As for the books on race, I’ve read a few. It started in undergrad where I wrote a paper on black politics in America, and the importance of the symbolic uses of politics (a topic on which Republicans are utterly defunct). I’ve read books by everyone from Shelby Steele (not my favorite) to John McWhorter (my style) to Malcom X (not my style but quite a read). I’ve read Booker T and W.E.B. I’ve read Just Mercy (Bryan Stevenson) and Stamped from the Beginning (Ibraim Kendi) and Divided By Faith (Michael Emerson and Christian Smith). I’ve even read some books that are not ABOUT race, but definitely bring an amazing historical background to key moments in American History, including Democracy in America (1830s), Rising Tide (1920s), and the like. I haven’t read Cornel West, but I’ve definitely heard him talk in a youtube-lecture format. I also read ALL the DOJ reports on Ferguson and Mike Brown (the Policing for Money one is one I think should be required reading). And while I don’t know exactly how much I’ve read, but I can assure you I’ve read books on race.

      I also agree it’s both/and. But the systemic part is WAAAAAY more complicated than it’s being made out to be. I’ve already put out one suggestion to fix one small part of policing the police, which is to create actual criminal and civil LAWS that punish police for not following police policy (which right now is not a crime, only a reason to get someone fired). So while I don’t agree that the problem is MAINLY systemic, I do know that if people don’t trust the system, then by definition, it is not working.

      As for the “foolishness” I will not offer a defense of my intelligence. I’ve had way too much experience with myself to do that. I’ll just plead my good intentions, and say that I’m hoping whatever foolishness I have is saved by the promise that “God chose what is foolish in the world to shame the wise; God chose what is weak in the world to shame the strong (1 Corinthians 1:27)

      But I thank you for your input. I appreciate the time it took to read, consider, think, and write back. It’s okay that we don’t agree, but it’s even better that we had the exchange. You can track down my email address through Seth (he has my permission to give it to you), and I hope to see you in person soon. I’d love to talk about this stuff again!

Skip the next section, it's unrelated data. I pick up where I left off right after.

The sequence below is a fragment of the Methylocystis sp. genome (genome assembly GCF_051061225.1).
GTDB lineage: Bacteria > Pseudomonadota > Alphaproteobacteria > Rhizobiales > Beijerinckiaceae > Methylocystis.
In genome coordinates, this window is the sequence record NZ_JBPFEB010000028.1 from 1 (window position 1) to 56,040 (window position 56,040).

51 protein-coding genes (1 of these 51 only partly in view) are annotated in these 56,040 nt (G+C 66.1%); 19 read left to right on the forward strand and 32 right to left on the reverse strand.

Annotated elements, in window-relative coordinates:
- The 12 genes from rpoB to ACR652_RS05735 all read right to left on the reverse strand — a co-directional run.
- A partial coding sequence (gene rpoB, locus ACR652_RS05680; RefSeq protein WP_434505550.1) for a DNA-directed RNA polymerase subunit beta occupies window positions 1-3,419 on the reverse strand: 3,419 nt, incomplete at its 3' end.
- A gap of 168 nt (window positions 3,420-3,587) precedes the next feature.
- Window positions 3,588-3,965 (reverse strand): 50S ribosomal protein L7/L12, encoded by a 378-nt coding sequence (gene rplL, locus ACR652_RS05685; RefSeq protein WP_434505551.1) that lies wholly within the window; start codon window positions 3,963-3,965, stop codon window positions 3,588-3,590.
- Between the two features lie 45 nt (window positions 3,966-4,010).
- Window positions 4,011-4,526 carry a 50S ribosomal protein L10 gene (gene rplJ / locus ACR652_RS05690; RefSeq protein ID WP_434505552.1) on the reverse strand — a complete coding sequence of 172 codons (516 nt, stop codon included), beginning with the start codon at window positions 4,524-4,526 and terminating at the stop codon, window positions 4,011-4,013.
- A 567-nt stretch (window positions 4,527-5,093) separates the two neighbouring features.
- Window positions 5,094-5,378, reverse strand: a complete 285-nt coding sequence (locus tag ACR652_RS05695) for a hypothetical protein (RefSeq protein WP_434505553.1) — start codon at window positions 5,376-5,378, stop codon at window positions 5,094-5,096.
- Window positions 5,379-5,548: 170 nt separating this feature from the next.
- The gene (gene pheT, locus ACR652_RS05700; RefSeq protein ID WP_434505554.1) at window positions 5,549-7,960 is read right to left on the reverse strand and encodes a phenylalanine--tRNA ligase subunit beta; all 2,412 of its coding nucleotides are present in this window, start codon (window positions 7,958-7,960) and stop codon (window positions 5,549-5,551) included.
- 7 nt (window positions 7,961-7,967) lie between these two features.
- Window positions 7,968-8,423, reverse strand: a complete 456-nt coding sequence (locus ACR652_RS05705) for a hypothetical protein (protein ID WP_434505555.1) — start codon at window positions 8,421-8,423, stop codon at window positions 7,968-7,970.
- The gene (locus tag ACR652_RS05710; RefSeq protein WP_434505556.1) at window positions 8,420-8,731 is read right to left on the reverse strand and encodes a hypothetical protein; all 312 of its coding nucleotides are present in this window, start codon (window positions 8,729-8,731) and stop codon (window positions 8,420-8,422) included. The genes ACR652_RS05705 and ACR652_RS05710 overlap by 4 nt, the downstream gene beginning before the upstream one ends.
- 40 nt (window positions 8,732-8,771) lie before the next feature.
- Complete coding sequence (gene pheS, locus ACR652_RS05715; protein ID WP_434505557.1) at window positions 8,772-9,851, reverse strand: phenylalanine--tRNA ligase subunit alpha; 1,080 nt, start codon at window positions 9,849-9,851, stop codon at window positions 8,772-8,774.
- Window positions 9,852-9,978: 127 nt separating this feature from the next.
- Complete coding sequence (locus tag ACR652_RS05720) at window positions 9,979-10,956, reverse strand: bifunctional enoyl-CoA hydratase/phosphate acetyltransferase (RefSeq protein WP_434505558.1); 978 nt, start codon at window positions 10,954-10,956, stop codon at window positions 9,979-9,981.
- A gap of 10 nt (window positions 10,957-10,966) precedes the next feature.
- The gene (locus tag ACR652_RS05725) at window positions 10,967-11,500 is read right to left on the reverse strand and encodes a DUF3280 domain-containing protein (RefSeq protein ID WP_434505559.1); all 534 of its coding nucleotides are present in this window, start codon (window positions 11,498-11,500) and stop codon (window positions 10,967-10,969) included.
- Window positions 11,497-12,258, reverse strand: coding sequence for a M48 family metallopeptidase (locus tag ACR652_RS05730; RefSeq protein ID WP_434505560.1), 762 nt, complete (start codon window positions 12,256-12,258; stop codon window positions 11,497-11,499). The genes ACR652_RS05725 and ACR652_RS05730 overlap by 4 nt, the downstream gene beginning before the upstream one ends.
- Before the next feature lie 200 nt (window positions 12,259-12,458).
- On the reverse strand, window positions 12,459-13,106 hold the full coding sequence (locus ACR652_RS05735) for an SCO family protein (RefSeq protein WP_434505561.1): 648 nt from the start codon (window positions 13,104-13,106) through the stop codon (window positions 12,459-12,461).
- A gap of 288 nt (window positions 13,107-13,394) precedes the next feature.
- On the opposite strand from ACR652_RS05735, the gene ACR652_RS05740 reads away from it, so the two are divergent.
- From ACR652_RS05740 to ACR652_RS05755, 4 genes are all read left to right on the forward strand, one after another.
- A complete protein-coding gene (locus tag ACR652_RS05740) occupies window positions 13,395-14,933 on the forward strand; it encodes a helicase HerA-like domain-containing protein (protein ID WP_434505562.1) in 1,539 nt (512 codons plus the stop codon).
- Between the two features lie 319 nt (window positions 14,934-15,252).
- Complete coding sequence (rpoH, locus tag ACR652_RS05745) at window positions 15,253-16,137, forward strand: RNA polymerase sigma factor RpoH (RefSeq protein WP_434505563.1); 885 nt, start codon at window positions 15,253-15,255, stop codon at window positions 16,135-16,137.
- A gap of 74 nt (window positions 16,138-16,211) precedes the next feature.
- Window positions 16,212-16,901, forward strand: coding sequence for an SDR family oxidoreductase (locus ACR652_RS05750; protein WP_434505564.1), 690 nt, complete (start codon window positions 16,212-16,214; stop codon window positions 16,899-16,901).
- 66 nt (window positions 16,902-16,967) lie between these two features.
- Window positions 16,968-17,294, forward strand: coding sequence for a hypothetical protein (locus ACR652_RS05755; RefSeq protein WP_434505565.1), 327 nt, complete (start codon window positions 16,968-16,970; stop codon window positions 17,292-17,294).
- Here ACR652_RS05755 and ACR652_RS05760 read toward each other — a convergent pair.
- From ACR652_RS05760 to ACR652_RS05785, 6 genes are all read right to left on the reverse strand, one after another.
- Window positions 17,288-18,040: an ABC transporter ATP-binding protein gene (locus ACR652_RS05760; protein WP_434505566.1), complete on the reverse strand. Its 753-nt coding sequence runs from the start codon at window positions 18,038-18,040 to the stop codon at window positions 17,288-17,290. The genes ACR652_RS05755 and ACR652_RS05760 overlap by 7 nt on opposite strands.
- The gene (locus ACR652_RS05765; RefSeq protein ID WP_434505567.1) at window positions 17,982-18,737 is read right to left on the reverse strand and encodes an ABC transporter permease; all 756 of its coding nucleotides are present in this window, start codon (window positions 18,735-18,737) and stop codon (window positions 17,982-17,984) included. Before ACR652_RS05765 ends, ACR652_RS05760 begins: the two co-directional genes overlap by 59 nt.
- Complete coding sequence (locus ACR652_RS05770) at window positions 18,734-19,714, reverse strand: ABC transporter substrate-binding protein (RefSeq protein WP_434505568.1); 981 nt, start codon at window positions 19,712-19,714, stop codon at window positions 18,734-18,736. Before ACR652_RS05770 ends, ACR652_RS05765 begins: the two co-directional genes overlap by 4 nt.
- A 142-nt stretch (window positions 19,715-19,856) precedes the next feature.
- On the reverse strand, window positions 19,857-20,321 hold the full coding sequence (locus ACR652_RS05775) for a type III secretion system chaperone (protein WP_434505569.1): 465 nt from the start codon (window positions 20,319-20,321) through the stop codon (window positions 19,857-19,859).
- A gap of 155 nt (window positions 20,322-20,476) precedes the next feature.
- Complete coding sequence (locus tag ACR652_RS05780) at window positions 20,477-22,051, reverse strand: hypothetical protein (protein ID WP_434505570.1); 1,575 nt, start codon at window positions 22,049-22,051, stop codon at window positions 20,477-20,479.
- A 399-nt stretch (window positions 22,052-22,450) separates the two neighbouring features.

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  2. A says:

    Dude, I gotta be honest, I still truly have no idea what you’re saying or advocating for. I wrongly assumed you had read no books on race because you’re not communicating clearly at all. This is the primary reason I doubted you’d read about race…

    You ask at the beginning of your blog post: “Do you believe that the United States of America, including our legal system, was FOUNDED UPON and now promotes, reproduces, and perpetuates advantages for White people and the oppression of People of Color? I don’t.”

    And yet, it does. It’s incredible someone with your level of education and the reading list you cite (specifically, Kendi, applies here) can seriously ask this question and then say no. Did you really read Kendi? Or did you read him and just disagree with everything he wrote? Both he and Nikole Hannah-Jones’ 1619 Project trace the historical origins of racism as founding principles of BOTH our legal and cultural systems.

    From the beginning (whether 1619 or 1776), virtually no black person was free in our country. They couldn’t vote in this country. They couldn’t go to school with white people in places in this country. They were lynched and those murders were never investigated or prosecuted in our country. To this very day, black people are incarcerated at unequal rates for the same crimes, they’re given longer terms for the same crimes, they’re racially profiled in extra police stops increasing the chances they’ll die at the hands of a police officer, they’re denied services through redlining, they’re disenfranchised in numerous ways. The list goes on. All sanctioned by our legal system. All these things “promote, reproduce, and perpetuate advantages for White people and the oppression of People of Color.”

    Are you not being precise enough in your language? Do you mean to be asking whether our country and legal system was solely founded upon racial exclusion? That answer is no. But that question would be a straw man (yes, I realize I’m setting one up here myself but it’s because your argument is really obtuse and I can’t understand how you’d answer ‘no’ to the question you posed). Racial exclusion and oppression was and is an ongoing tradition of our country and legal system.

    I also assumed you’d read very little about race because you conclude the post by lamenting the changing of structures, pejoratively describing it as “burning things down” and pejoratively describing advocates of this as “Postmodernists,” describing the consequences in solely negative and apocalyptic terms.